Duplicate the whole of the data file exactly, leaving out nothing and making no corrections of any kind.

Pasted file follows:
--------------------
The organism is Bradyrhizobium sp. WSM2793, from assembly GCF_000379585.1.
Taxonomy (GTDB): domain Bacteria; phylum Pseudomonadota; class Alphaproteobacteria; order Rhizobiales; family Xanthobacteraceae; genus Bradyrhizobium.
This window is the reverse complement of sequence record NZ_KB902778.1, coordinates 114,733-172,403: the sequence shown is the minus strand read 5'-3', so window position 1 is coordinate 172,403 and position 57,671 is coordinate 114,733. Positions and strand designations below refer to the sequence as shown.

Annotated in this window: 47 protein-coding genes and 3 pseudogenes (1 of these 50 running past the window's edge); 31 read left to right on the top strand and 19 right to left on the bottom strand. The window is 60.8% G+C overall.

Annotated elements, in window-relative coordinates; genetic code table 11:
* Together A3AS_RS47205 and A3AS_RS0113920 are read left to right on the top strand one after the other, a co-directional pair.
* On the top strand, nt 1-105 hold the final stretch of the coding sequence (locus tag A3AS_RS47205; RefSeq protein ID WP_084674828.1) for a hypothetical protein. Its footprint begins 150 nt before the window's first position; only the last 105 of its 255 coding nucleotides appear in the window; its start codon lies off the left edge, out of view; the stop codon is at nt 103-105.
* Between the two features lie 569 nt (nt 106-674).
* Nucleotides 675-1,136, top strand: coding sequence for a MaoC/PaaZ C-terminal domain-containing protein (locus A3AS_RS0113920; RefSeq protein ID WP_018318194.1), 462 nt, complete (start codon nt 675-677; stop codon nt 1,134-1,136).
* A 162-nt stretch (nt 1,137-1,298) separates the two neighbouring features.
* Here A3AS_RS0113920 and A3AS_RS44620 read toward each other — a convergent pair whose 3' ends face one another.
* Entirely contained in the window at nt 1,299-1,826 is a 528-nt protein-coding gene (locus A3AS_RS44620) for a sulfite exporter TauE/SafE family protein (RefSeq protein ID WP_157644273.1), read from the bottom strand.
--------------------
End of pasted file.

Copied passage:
The organism is Bradyrhizobium sp. WSM2793, from assembly GCF_000379585.1.
Taxonomy (GTDB): domain Bacteria; phylum Pseudomonadota; class Alphaproteobacteria; order Rhizobiales; family Xanthobacteraceae; genus Bradyrhizobium.
This window is the reverse complement of sequence record NZ_KB902778.1, coordinates 114,733-172,403: the sequence shown is the minus strand read 5'-3', so window position 1 is coordinate 172,403 and position 57,671 is coordinate 114,733. Positions and strand designations below refer to the sequence as shown.

Annotated in this window: 47 protein-coding genes and 3 pseudogenes (1 of these 50 running past the window's edge); 31 read left to right on the top strand and 19 right to left on the bottom strand. The window is 60.8% G+C overall.

Annotated elements, in window-relative coordinates; genetic code table 11:
* Together A3AS_RS47205 and A3AS_RS0113920 are read left to right on the top strand one after the other, a co-directional pair.
* On the top strand, nt 1-105 hold the final stretch of the coding sequence (locus tag A3AS_RS47205; RefSeq protein ID WP_084674828.1) for a hypothetical protein. Its footprint begins 150 nt before the window's first position; only the last 105 of its 255 coding nucleotides appear in the window; its start codon lies off the left edge, out of view; the stop codon is at nt 103-105.
* Between the two features lie 569 nt (nt 106-674).
* Nucleotides 675-1,136, top strand: coding sequence for a MaoC/PaaZ C-terminal domain-containing protein (locus A3AS_RS0113920; RefSeq protein ID WP_018318194.1), 462 nt, complete (start codon nt 675-677; stop codon nt 1,134-1,136).
* A 162-nt stretch (nt 1,137-1,298) separates the two neighbouring features.
* Here A3AS_RS0113920 and A3AS_RS44620 read toward each other — a convergent pair whose 3' ends face one another.
* Entirely contained in the window at nt 1,299-1,826 is a 528-nt protein-coding gene (locus A3AS_RS44620) for a sulfite exporter TauE/SafE family protein (RefSeq protein ID WP_157644273.1), read from the bottom strand.